LOGAN — A 21-year-old Smithfield man convicted of assaulting his father during a drunken brawl last year has avoided prison. Ethan D. Mortensen was sentenced to 260 days in jail, as a judge warned him that harsher penalties could follow if he doesn’t overcome his addiction and anger issues.
Mortensen was sentenced during a virtual hearing in 1st District Court Wednesday morning, appearing by web conference from the Cache County Jail. He previously pleaded guilty an amended charge of aggravated assault, a second-degree felony.
On July 9, Smithfield City police officers were called to an apartment near 555 S. 100 E. in Smithfield.
A witness had called 911 reporting that he overheard Mortensen arguing with his father. The man watched as the argument turned physical and the defendant pulled a hatchet and knife out of a backpack.
The witness reported Mortensen had been drinking heavily. As the fight continued, the defendant raised the hatchet over the victim, prompting the witness to intervene and tackle Mortensen.
The victim told officers that Mortensen went after him with the knife and hatchet, saying he was going to kill him. He tried to stop the suspect and received a laceration to his hand.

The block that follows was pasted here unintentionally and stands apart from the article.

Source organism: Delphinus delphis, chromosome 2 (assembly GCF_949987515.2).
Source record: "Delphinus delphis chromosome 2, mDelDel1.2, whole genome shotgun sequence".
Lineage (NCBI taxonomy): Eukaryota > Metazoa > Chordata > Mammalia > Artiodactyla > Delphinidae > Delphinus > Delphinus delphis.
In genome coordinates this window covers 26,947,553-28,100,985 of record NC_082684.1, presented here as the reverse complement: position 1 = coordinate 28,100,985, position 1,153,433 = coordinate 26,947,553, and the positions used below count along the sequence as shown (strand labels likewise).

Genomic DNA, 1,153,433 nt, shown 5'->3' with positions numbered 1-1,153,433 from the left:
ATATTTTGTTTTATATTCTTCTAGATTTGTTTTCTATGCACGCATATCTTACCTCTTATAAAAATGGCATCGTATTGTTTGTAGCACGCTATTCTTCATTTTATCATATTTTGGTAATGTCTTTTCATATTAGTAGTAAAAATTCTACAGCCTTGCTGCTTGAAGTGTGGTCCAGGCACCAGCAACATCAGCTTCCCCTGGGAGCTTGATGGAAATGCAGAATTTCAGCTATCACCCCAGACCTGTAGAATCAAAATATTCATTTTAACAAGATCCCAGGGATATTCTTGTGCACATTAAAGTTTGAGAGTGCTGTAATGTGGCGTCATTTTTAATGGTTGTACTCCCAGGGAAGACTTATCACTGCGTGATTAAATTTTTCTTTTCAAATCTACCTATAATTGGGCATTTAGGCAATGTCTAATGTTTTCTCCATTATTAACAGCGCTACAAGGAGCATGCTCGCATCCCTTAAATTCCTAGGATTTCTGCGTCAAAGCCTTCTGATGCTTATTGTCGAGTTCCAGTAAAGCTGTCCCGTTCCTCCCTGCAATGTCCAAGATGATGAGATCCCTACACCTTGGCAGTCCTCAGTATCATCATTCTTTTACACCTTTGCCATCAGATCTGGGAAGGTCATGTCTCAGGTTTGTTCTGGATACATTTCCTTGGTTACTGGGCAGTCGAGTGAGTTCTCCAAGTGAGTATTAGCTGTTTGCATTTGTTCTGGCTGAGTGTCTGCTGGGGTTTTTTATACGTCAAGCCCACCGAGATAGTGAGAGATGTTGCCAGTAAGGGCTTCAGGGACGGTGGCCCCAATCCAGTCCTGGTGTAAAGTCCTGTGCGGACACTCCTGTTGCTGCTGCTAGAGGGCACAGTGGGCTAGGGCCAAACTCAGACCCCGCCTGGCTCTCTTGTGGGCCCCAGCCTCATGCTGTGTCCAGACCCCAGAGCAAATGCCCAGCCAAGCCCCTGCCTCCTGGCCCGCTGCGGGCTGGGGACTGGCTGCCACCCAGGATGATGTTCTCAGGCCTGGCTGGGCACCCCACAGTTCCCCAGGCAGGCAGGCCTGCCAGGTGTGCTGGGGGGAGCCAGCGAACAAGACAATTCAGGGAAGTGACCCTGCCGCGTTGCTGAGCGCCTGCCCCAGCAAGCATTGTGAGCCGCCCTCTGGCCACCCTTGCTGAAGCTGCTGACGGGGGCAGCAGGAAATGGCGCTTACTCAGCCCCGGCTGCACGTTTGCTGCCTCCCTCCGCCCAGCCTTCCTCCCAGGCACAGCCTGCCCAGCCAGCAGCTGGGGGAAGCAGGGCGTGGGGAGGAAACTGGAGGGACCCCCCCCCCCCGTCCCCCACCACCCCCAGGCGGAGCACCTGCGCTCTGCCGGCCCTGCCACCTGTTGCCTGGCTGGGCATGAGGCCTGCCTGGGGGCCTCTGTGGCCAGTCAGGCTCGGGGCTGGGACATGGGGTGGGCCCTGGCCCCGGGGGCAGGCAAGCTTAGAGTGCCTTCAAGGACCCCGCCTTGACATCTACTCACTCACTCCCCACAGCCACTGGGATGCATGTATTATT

During Wednesday’s sentencing, public defender Ryan Holdaway disputed some of the witnesses’ account of what happened. He claimed that Mortensen never held the hatchet over the victim.
Mortensen told the court he has had a long history of rage between him and his father. He admitted, he had drank too much on the night of the assault, and let his anger get the best of him.
Cache County Deputy Attorney Dane Murray asked the court to send Mortensen to prison. He noted that the defendant has been convicted of two violent crimes now against his father.
Mortensen’s father asked the court to consider jail, saying that prison would be too harsh. He expressed hope that his son would be able to get help through counseling.
Judge Brian Cannell ordered Mortensen to serve eight months in jail, allowing credit for time already served. He warned the defendant, he wouldn’t hesitate to send him to prison if he didn’t change his life.